The list of 50 books has generated quite a few suggestions for additions and replacements. Because these suggestions also point to books that may be useful for thinking about the future, we will keep an updated list of those suggestions along with the comments of the reader making the suggestion. If you feel particularly strongly about one or more of the suggestions or have further suggestions to add, please feel free to send your thoughts to firstname.lastname@example.org.
In addition, we will maintain a list of the suggested books that appear most promising as replacements on the list of 50. The most promising books will each be reviewed and a decision will be made about whether a given book should replace one of the books on the list of 50. In selecting books for the "Most Promising" list, additional weight will be given to those suggested books that also recommend which book on the list they should replace.
Finally, we will maintain a list of books that have been reviewed and notes about the decision on whether or not to place a reviewed book on the list of 50.
More Than Human: Embracing the Promise of Biological Enhancement — 2005
Suggested to replace: Kurzweil, Fantastic Voyage: Live Long Enough to Live Forever ("Wild Cards")
Reader comment: "...probably the best overview of human potential enhancing technologies without the hyperbole of Ray Kurzweil (Fantistic Voyage: Live Long Enough to Live Forever). [Naam] deserves a place in the technology section.”
2005 State of the Future — 2005
Suggested to replace: One of the HDR reports ("Human Development")
Reader comment: " I strongly recommend this book..."
Previously Listed Books
No god but God — 2005
This excellent book on the future of Islam was replaced by Karen Armstrong´s book “The Battle for God” that deals with religious fundamentalism in Islam as well as in Christianity and Judaism.
Great Transition: The Promise and Lure of the Times Ahead — 2002
Reader comment: “This essay forms the backbone of a positive vision of the future, which has been further elaborated in 2006 paper series, Frontiers of the Great Transition. It is worth reading for anyone who takes the contradictions of capitalist expansion and environmental degradation seriously, and who would like a framework for a hopeful path to a sustainable future.”
The Arthashastra — 300 BCE
Suggested to replace: one of the books in "The Past"
Reader comment: "...he spelled out the methods of statecraft, economics, law, war, etc., that he recommended, and that he had used to make Chandragupta Maurya emperor of India. Illustrates to modern readers how much has changed in 2300 years, and how much has not."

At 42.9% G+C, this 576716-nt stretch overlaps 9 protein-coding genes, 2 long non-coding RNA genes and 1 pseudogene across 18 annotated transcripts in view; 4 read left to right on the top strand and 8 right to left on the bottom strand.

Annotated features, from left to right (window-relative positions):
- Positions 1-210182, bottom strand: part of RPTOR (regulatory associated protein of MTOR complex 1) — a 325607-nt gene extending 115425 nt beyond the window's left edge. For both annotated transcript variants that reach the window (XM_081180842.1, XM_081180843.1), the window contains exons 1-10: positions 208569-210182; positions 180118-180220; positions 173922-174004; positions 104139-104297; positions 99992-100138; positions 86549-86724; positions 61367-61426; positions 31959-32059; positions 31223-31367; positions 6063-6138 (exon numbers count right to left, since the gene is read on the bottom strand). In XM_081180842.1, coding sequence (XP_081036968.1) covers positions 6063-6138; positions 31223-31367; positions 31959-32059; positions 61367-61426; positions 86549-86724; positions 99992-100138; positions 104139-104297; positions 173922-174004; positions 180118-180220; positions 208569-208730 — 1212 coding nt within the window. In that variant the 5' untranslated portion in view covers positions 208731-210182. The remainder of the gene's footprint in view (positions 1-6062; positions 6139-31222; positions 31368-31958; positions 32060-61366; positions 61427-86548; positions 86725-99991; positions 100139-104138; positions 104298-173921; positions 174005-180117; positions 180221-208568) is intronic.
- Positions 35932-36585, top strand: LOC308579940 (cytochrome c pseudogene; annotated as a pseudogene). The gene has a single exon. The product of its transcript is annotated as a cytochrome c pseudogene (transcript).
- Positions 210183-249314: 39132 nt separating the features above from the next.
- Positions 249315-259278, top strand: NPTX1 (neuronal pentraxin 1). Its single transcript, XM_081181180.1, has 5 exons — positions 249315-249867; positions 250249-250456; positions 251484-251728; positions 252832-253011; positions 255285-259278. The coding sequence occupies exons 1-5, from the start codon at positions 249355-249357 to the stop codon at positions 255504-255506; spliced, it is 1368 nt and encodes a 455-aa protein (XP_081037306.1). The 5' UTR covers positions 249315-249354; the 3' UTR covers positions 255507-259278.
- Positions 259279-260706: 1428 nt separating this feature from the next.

109 Ideas for Virtual Learning: How Open Content Will Help Close the Digital Divide — 2006
Reader comment: "...is about the future of education, which I did not find on your list and propose as a major factor in the human condition. The new networked connectivity of knowledge and our species resulting from the anticipated ubiquitous use of the Internet will give us global literacy and a knowledge commons where everyone learns from the same page. 109 Ideas is an attempt to explain this radically new and hopeful future for learning."
9/11 – The Ultimate Truth
Reader comment: “The world was forced to make a choice after 9/11 and it was the wrong choice for the wrong reasons and it will ultimately lead to the collapse of the world as we know it for reasons outlined in this book.”
Against the Gods: The Remarkable Story of Risk — 1998
Reader comment: "A highly readable backgrounder that shows how probabilities and joint stock companies made possible long-distance sea voyages and world trade; Internet trade and globalization require similar innovations."
The Blank Slate: The Modern Denial of Human Nature — 2003
Reader comment:< "I believe that cognitive neuroscience is going to be very important in the future. No one book stands out, but Pinker's book clears a lot of cobwebs."
The Cathedral and the Bazaar: Musings on Linux and Open Source by an Accidental Revolutionary — 2001
Reader comment: "Many eyes bring bugs to light, many hands fix them, open source lets users check for them, and lack of centralization avoids monopoly."
Civilization and Capitalism, 15th-18th Centuries (vol. 1: The Structures of Everyday Life; vol. 2: The Wheels of Commerce; vol. 3: The Perspective of the World) — 1992
Reader comment: "Three volumes of very detailed examination of the same [Baroque] period, at three levels: daily life, markets, and global capitalism."
Conquests and Cultures: An International History — 1998
Suggested to replace: Jared Diamond, Guns Germs and Steel ("The Past")
Reader comment: "Similar themes, more depth of research."
Dying to Live: The 21st Century Church — 1999
Reader comment: "…puts emphasis on the following:
- The shift to an oral culture
- The implications of technology